Speaking for the first time since a crunch meeting in Brussels, the PM said "now is the time" for firms and people to prepare for a no deal outcome.
Talks continue between the two sides, but Mr Johnson said they were "not yet there at all" in securing a deal.
Time is running out to reach an agreement before the UK stops following EU trade rules on 31 December.
Weeks of intensive talks between officials have failed to overcome obstacles in key areas, including competition rules and fishing rights.
Mr Johnson met European Commission President Ursula von der Leyen on Wednesday, but the pair failed to make a breakthrough.
Mr Johnson said British negotiators were going to "go the extra mile", and he was prepared to travel to Paris or Berlin for talks if necessary.
But he said the EU wanted to keep the UK "locked" into its legal system, or face punishments such as taxes on imports, which had "made things much more difficult".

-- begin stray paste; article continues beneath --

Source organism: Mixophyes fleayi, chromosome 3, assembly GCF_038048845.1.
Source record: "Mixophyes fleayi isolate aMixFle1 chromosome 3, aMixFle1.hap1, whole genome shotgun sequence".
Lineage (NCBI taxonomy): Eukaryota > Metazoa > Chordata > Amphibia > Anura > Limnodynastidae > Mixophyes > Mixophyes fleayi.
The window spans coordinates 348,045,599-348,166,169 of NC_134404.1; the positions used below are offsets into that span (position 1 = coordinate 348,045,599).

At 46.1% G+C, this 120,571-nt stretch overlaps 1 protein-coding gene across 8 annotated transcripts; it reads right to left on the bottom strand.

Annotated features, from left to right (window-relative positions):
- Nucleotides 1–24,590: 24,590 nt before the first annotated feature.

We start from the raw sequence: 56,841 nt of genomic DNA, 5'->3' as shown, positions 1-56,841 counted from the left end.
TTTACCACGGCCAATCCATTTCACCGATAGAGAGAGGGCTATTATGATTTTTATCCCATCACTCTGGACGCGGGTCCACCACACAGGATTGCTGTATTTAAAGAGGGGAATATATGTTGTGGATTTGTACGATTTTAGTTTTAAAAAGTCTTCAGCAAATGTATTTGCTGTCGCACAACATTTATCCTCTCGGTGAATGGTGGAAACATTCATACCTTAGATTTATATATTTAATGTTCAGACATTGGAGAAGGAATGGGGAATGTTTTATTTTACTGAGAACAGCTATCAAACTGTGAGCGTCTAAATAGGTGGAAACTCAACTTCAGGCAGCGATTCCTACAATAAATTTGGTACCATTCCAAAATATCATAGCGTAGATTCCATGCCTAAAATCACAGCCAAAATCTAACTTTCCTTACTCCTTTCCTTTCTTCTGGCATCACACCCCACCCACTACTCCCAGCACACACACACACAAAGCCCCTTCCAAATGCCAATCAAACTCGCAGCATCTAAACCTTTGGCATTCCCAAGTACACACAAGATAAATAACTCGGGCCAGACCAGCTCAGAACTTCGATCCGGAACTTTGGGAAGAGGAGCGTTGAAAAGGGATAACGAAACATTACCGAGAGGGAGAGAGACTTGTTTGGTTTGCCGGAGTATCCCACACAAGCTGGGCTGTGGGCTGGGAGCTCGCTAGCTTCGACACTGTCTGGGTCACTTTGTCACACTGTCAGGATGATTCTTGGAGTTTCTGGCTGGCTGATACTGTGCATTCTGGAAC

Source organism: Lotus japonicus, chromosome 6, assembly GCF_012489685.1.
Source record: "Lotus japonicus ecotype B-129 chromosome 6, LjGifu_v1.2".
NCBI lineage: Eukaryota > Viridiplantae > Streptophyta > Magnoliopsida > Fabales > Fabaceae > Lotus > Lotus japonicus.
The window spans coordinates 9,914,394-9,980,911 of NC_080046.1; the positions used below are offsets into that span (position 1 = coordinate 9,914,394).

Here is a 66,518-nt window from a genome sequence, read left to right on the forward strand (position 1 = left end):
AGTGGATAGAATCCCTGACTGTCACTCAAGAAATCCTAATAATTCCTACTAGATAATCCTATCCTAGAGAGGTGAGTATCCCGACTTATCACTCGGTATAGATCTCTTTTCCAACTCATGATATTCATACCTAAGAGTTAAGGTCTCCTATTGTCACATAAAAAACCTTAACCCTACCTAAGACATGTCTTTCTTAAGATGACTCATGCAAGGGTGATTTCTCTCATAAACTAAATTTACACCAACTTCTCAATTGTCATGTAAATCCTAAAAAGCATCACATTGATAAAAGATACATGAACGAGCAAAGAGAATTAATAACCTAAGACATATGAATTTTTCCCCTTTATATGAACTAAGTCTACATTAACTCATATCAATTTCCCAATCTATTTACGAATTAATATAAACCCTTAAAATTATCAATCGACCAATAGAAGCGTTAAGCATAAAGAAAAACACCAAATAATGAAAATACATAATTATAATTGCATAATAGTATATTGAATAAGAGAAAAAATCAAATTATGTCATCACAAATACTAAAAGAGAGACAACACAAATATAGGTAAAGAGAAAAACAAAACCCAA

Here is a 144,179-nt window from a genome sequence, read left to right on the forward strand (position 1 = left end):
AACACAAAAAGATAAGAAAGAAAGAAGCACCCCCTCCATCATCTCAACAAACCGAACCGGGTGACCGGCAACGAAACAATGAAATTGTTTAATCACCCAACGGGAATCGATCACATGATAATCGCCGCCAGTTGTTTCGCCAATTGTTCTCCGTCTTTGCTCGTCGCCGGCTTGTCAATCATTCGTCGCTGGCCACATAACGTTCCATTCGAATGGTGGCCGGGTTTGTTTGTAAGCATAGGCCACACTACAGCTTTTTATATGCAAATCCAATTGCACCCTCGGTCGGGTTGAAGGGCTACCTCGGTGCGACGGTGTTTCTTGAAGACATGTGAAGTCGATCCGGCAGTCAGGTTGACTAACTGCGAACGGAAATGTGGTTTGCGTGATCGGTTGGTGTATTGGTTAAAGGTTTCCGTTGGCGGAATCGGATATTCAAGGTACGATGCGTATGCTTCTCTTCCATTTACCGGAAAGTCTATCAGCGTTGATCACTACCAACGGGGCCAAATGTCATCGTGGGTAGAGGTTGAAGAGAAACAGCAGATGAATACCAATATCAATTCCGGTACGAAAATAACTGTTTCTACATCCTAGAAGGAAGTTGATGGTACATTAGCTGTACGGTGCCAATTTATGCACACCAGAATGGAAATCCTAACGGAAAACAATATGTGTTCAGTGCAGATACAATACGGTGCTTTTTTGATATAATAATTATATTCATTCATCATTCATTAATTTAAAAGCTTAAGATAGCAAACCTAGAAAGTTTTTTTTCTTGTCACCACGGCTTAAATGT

The PM added that the EU's proposals would mean, despite leaving the bloc earlier this year, the UK would be forced to remain a "twin" of the 27-country organisation.
"At the moment, I have to tell you in all candour, the treaty is not there yet and that was the strong view of our cabinet," he said.
The two sides have said there will be a final decision on a whether a trade deal can be done on Sunday.
The UK is understood to have offered fresh proposals on Wednesday night but that did not lead to a breakthrough and a senior Downing street source indicated talks could continue beyond Sunday if progress had been made.
Brexit - The basics
- Brexit happened but rules didn't change at once: The UK left the European Union on 31 January 2020, but leaders needed time to negotiate a deal for life afterwards - they got 11 months.
- Talks are happening: The UK and the EU have until 31 December 2020 to agree a trade deal as well as other things, such as fishing rights.
- If there is no deal: Border checks and taxes will be introduced for goods travelling between the UK and the EU. But deal or no deal, we will still see changes.
But Mr Johnson said that "looking at where we are," it was vital the UK prepares for the "Australian-style option" of not having a free trade deal with the EU.
"There's a strong possibility that we will have a solution much more like Australian relationship with the EU than a Canadian relationship with the EU," he added.
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